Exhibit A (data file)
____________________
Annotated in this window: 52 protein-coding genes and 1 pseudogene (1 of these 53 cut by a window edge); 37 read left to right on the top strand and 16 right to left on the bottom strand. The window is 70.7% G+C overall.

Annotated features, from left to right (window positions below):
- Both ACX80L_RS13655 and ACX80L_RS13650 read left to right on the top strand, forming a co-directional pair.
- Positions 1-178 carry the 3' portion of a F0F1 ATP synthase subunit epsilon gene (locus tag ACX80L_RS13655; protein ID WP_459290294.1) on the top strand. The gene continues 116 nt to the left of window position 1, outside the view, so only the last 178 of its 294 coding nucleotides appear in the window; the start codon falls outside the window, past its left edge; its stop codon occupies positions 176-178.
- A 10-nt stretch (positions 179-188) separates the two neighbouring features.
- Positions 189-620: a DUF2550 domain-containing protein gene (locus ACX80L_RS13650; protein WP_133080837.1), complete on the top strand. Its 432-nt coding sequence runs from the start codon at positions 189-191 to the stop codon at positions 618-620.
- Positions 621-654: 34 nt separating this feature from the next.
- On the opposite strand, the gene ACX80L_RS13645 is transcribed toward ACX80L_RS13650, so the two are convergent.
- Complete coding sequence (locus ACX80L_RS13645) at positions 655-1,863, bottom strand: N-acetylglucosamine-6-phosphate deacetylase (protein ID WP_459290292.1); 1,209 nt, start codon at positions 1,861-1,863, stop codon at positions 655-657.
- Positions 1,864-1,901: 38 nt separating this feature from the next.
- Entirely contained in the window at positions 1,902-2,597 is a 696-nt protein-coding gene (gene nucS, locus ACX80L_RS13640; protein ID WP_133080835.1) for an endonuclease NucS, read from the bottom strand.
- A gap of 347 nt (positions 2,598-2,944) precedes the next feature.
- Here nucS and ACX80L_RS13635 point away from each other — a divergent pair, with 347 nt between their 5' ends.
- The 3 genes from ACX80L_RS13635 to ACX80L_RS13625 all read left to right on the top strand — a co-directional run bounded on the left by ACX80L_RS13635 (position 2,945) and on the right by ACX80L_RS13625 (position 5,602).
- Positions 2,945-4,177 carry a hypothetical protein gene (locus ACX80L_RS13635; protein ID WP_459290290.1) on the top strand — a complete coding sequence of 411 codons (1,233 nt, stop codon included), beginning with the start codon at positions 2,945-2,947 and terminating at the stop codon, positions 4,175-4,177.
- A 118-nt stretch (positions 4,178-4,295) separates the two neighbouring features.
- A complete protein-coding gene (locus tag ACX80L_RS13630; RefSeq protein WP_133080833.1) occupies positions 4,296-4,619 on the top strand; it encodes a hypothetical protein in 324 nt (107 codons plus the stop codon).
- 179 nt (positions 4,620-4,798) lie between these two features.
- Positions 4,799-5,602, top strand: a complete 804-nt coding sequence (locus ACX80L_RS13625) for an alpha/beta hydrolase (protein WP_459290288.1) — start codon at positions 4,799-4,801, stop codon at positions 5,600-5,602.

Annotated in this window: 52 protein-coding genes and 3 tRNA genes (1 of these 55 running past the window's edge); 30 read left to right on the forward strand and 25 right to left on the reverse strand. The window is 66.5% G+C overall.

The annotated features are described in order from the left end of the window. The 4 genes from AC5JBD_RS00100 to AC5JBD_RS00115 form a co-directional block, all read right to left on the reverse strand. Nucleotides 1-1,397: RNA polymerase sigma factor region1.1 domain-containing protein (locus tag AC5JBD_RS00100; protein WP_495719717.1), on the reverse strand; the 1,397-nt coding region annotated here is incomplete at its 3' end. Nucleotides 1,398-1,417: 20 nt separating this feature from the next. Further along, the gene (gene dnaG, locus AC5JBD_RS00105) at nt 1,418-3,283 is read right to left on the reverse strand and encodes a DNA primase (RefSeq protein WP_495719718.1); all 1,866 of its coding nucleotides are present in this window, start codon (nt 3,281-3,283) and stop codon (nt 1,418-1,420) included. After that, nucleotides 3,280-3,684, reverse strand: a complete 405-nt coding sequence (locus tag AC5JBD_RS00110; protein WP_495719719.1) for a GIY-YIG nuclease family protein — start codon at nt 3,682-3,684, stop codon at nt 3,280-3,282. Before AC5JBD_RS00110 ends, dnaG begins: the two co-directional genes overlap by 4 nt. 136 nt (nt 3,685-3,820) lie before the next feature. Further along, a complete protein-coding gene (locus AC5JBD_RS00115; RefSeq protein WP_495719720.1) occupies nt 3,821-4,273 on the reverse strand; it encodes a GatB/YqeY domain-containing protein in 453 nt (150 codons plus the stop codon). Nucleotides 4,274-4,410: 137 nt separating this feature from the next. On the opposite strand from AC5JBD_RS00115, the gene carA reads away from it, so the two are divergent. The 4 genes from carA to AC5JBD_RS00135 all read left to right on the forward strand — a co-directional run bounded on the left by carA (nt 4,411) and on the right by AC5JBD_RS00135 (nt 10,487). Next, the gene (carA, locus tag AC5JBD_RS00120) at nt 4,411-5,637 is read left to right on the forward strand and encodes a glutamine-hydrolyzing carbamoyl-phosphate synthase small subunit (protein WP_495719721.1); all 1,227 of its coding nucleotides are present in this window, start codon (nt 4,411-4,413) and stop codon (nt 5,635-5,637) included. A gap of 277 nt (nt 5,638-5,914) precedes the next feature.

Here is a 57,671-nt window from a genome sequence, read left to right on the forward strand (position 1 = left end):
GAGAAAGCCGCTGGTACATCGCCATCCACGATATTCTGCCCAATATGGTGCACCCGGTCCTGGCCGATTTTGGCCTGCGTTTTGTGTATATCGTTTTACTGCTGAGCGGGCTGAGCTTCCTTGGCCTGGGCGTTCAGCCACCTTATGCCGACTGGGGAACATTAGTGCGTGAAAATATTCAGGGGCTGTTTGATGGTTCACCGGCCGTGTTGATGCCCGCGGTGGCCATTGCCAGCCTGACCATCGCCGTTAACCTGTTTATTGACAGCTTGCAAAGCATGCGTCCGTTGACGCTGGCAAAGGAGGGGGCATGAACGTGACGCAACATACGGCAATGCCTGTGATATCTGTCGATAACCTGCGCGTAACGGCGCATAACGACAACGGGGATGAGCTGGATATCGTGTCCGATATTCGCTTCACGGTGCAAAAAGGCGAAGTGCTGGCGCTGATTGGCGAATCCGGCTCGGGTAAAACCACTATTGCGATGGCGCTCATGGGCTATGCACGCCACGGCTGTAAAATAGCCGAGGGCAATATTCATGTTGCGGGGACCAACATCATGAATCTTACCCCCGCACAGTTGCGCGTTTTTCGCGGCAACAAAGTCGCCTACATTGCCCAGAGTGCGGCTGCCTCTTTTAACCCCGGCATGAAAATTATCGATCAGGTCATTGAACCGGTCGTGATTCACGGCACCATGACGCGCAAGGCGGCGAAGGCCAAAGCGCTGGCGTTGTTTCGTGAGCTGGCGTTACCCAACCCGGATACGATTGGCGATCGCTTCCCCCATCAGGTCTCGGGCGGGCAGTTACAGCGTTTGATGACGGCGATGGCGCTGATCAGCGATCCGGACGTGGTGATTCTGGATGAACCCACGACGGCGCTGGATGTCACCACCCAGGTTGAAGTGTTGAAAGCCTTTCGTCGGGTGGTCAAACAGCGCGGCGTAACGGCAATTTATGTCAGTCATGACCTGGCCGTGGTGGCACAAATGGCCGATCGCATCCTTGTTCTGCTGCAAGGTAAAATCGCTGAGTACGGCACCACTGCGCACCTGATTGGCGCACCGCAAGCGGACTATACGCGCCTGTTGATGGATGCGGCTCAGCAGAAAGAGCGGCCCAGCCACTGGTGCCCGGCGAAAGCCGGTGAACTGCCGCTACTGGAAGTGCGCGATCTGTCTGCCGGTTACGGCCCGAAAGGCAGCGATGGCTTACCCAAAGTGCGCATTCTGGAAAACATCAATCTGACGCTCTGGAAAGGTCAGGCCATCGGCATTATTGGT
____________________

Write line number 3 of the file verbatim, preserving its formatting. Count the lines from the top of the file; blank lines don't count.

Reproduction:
- Both ACX80L_RS13655 and ACX80L_RS13650 read left to right on the top strand, forming a co-directional pair.